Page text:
maintained in mint-condition. This Tucker has quad tracks
and can carry eight passengers with ski gear on top. Newer
Sno-Cats ' we counted at least ten on site - used for
grooming and transport are much larger and have gaint pairs
of bulldozer-like cleat-tracks that are often each four-feet
Aftermath of Blizzard on Mount Hood. Circa 1948. Hard-working
photographer Ray Atkeson captured this remarkable shot one
evening when a full moon had just broken through the clouds,
after a powerful blizzard had clobbered Mount Hood in
December 1948. Timberline Lodge stands today as an
extraordinary national treasure which belongs to us all. A
visit to Timberline Lodge and Mount Hood deserves a place on
everyone's bucket list. Accommodations are high caliber and
surprisingly affordable. The rare combination of grace,
isolation and serenity amid extraordinary human
craftsmanship serves as both a testament to nature's beauty
and to the indefatigable human spirit which bonds together
|Notable Quote: Cornell
West on Justice.
Spelt Squash Rolls.
1 Cup Milk
4 Tablespoons Unsalted Butter
1 Cup Mashed Cooked Butternut
1/4 Cup Pure
2 Teaspoons Salt
1 1/4 ounce active dry yeast
1/2 Teaspoon Sugar
1/4 Cup Warm Water
2 Large Eggs, Beaten
1 Teaspoon Grated Orange Zest
6 1/2 Cups Spelt Flour, as needed
Heat the milk in a medium saucepan over high heat until
tiny bubbles appear around the edges. Add the butter and
stir until melted. Add the squash, maple syrup, and the
salt and mix well. Transfer to a large bowl and let stand
until lukewarm (no hotter than 115'F)
Meanwhile, sprinkle the yeast and sugar over the warm
water in a small bowl. Let stand until the mixture looks
foamy, about 10 minutes, then stir to dissolve the yeast.
Stir into the squash mixture. Add the eggs and orange
zest. Gradually stir in enough of the flour to make a
Turn out a lightly floured work surface. Knead, adding
more flour as necessary until the dough is smooth and
elastic, about 10 minutes.
Lightly oil a large bowl. Place the dough in the bowl and
turn to coat with the oil. Cover with a damp kitchen towel
and let stand in a warm place until doubled in volume,
about 1 hour.
Lightly oil 24 muffin tins. Punch down the dough. Turn out
onto a floured work surface and knead a few times to expel
air bubbles. Cut the dough into 24 equal pieces. Form each
piece of dough into a ball and place, smooth side up, in a
muffin tin. Cover each pan with a moist kitchen towel and
let stand in a warm place until the dough has doubled in
volume, about 30 minutes.
Meanwhile, position a rack in the center of the oven and
preheat to 375'F. Bake the rolls until golden brown, about
15 minutes. Remove from the tins and serve hot.
Spelt Squash Rolls.
Photo by Angela Wotton.
|Wood Prairie Mailbox:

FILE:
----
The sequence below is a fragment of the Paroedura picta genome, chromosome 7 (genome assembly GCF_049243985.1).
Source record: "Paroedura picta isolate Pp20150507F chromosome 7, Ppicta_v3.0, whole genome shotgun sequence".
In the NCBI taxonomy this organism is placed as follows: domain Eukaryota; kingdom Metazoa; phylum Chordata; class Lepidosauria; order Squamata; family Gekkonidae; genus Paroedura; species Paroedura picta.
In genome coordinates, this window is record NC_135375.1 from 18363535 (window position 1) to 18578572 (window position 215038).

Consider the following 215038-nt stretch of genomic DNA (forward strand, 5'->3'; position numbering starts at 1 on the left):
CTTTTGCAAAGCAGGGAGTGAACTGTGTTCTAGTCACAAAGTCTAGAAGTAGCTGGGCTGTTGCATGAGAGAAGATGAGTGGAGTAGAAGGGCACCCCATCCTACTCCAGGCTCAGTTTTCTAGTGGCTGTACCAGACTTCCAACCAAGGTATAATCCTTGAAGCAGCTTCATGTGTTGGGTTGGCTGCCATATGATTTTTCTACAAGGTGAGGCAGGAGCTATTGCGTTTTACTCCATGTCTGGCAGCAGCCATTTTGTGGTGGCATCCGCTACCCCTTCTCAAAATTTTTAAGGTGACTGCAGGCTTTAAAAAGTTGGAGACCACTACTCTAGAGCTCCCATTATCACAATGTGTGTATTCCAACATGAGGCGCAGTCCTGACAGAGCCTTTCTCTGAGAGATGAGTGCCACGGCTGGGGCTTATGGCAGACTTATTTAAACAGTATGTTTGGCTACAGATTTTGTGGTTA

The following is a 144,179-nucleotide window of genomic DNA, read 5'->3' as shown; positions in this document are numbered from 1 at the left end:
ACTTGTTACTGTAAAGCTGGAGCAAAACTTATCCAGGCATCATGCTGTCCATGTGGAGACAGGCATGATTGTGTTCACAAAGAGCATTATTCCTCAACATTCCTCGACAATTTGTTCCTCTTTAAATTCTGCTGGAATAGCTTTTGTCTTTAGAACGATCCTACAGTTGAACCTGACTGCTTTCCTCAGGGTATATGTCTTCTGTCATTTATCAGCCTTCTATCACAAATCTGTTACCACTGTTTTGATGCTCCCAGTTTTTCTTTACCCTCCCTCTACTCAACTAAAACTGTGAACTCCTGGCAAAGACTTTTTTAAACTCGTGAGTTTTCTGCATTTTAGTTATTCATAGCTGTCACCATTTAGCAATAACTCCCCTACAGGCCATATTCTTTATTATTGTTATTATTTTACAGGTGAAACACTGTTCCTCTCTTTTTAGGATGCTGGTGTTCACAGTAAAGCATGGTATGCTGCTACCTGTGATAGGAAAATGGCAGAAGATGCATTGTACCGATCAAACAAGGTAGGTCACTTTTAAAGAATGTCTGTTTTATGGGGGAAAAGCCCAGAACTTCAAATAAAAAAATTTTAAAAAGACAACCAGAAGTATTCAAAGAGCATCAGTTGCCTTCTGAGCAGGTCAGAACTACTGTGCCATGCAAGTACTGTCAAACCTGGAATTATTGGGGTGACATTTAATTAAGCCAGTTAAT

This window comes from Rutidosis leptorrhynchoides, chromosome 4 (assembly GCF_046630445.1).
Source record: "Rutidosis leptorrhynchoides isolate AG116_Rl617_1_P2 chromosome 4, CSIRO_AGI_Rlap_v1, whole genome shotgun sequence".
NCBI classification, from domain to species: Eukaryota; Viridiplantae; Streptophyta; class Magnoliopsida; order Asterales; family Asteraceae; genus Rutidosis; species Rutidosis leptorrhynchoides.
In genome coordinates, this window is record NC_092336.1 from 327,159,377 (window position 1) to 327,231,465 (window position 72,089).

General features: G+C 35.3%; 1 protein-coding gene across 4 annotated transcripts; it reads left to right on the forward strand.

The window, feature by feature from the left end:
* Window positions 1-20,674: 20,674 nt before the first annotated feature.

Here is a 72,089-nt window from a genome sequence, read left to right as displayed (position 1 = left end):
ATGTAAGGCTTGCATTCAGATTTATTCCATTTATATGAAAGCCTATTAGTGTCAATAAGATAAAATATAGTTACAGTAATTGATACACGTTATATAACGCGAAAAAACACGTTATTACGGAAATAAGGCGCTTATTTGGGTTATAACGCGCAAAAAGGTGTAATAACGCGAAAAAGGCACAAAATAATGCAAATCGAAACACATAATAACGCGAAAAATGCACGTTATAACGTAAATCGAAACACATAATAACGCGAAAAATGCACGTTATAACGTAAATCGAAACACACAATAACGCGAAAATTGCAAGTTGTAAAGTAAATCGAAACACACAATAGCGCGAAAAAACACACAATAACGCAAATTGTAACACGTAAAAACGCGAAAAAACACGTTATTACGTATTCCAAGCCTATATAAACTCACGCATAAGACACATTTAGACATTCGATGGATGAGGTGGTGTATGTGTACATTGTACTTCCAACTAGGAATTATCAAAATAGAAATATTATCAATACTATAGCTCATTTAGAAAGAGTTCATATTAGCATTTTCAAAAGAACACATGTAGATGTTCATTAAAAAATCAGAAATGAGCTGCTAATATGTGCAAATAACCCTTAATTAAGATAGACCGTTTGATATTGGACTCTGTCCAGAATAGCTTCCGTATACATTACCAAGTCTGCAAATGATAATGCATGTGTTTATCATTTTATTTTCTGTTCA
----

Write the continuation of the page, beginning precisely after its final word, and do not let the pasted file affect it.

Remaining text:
Growing Bee Blossoms and NOT Genetically
Growing Bee Blossoms
We would like to establish a small area for bee friendly
cover - and we like sweet clover. We would like to plant
as soon as possible considering winter-spring weather.
However yellow clover, being a biennial, what would you
suggest to go with it to allow bee blooms the first year?
(wildflowers? sunflowers? other flowering farm seed?) Our
western soil tends to alkaline 7.5 PH. (We do not lime but
use gypsum on our farm)
Silver Springs, NV
We're certainly not experts on Bee forage in Nevada. That
said, if we had to guess, I say try Buckwheat as a nurse
crop for the Yellow Blossom Sweet. Buckwheat has prolific
flowers 8 weeks after planting and we see bees working
them here. You might spread your risk by mixing in Alsike
and Red Clover with the Yellow Blossom Sweet.
You say on your website that your King Harry seed potatoes
are not genetically engineered. Does that mean that your
other varieties are GE?
La Jolla, CA
No, quite to the contrary, nothing we have ever grown
or ever sold, including our Certified Seed Potatoes has
ever been genetically-engineered since we started up
44 years ago.
We have been a Certified Organic Farm for 38 years. Under
Federal law, Genetic Engineering is explicitly and clearly
designated as a 'Prohibited Method' in organic production.
We have never - and would never - grow or sell GE seed
because we understand GE technology to be a terrible
lose-lose concept for agriculture.
Beyond all that, we have been leading opponents of GE for
three decades. In fact, nine years ago we led a Plaintiff
group which filed a landmark federal lawsuit against
Monsanto (OSGATA et al v. Monsanto) seeking to
challenge the validity of their GE seed patents.
In fact it was Monsanto Corporation which twenty-five
years ago released the first GE potatoes ('New Leaf'
potatoes) which dangerously were
gene-spliced with a bacterial insecticide. Our website
reference to King Harry as not being genetically
engineered was intended to assure our seed customers that
Harry has nothing to do with Monsanto, or any
other Biotech corporation, and is a traditionally-bred
We do not, have not and will not ever sell any variety
under Monsanto control.
|Wood Prairie Farm
Caleb & Jim & Megan Gerritsen
Wood Prairie Family Farm
49 Kinney Road
Bridgewater, Maine 04735
(207) 429 - 9765
Certified Organic, From Farm to Mailbox